Although it was the last thing we saw at the Industrial Revolution booth, we’re going to mention the PowerTrekk first, and come back to the other items later this week. No sense sitting on our hands when it comes to a product that’s already creating quite a bit of buzz (and a fair amount of impatience) due to its unique approach to generating electricity.
Having seen and tested a couple of portable battery devices charged via USB and/or solar, the PowerTrekk didn’t immediately grab out attention, because we were unaware of the technology packed into the 244g (about 8.5 ounces) package we were holding. There’s an internal battery with a capacity of 1500mAh, a couple of buttons and lights, and the requisite USB out. What’s missing is the solar panel. That’s because the PowerTrekk uses hydrogen to generate electricity. Just add a tablespoon of water to the reservoir, pop the top back on, and you’re ready to juice up your GPS, phone, lantern, or camera.
While the process is that simple for the end-user, the tech behind it is anything but. SiGNa Chemistry, from New York, is a technology company that focuses on green solutions. SiGNa came up with sodium silicide, a powder that creates hydrogen when activated by water. They partnered up with myFC, which is a Swedish company dedicated to fuel cell technology. Their FuelCellSticker™ is a thin, flexible membrane that requires only hydrogen and oxygen to create electricity. (See www.myfuelcell.se for the full explanation) This marriage of technologies resulted in the tealight-shaped PowerPukk that sits below the battery and next to the water reservoir of the PowerTrekk, and silently sends hydrogen into a small chamber, where it efficiently produces electricity with nothing more than a little water as a byproduct. As futuristic as it sounds, this application of science should be available in the US by spring, 2012.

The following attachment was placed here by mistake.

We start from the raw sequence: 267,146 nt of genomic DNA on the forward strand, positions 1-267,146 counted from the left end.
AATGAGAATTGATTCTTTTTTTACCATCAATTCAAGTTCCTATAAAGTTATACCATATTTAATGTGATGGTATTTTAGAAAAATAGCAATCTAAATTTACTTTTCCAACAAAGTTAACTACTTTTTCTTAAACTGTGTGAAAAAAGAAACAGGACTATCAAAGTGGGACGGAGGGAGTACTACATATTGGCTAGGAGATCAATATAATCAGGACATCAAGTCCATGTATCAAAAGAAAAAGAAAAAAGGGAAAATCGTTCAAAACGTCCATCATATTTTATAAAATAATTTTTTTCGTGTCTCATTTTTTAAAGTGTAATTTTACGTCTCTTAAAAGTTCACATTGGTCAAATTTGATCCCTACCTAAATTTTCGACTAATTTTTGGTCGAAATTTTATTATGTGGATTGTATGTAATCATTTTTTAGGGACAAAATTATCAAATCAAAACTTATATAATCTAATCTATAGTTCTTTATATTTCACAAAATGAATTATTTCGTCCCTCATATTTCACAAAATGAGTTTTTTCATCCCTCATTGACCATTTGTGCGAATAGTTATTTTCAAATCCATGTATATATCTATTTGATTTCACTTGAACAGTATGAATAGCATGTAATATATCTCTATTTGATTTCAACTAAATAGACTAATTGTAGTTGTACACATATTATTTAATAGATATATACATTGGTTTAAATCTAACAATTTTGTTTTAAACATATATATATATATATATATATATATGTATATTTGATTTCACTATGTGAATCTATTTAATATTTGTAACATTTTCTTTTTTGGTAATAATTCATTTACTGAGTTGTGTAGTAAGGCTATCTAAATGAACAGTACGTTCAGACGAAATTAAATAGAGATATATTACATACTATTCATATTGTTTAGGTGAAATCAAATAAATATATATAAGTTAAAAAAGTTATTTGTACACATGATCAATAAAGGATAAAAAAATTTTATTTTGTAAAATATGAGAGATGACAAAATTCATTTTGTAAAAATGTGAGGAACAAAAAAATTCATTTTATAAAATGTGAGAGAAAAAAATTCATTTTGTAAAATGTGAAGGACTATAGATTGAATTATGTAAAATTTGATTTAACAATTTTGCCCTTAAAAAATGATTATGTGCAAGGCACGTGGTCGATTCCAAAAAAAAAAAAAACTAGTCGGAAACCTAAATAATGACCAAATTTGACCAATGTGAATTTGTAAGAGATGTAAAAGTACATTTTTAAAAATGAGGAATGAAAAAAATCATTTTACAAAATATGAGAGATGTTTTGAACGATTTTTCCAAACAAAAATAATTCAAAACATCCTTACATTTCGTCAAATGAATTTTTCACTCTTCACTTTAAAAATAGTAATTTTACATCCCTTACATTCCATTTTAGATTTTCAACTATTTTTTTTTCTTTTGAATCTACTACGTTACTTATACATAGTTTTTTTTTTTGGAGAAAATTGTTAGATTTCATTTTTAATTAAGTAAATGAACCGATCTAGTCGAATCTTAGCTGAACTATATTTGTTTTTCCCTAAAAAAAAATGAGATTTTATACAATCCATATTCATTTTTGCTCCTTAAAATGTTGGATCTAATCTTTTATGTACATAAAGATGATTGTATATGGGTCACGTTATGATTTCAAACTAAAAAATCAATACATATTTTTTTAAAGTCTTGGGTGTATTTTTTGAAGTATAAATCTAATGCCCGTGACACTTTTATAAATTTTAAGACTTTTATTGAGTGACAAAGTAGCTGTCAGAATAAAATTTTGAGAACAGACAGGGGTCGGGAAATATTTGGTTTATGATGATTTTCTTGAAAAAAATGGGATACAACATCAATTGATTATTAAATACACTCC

As you can see from the photo above, the battery and electronics can be easily separated from the base, for those afternoon outings when you might only want the battery as a backup, as opposed to needing one or more full charges, such as a weekend or longer camping trip. And while the the expected price tag of $229 (a three pack of Powerpukks should be about $12) is significantly more than a solar battery with similar capacity, not all of us live in ever-sunny Queensland, Australia. During the five or so months of Utah winter, we’ve had a hard time getting a full charge on our solar devices in one day. Our friends in England, with their two days of sunshine per year, understand this quite well. Even the larger panels that can be attached to a backpack still require a fair amount of sunshine. If you’re caving, or under the cover of a rainforest, that may not be possible, in which case the PowerTrekk makes a lot more sense than solar. And as David (our emergency preparedness specialist) pointed out, you may encounter an emergency at night, only to find your solar device with a dead battery, and no chance of being able to charge it. Another opportunity for the PowerTrekk to shine, so to speak.
We’re looking forward to an opportunity to put one to the test soon enough. In the meantime, check out www.industrialrev.com for more info.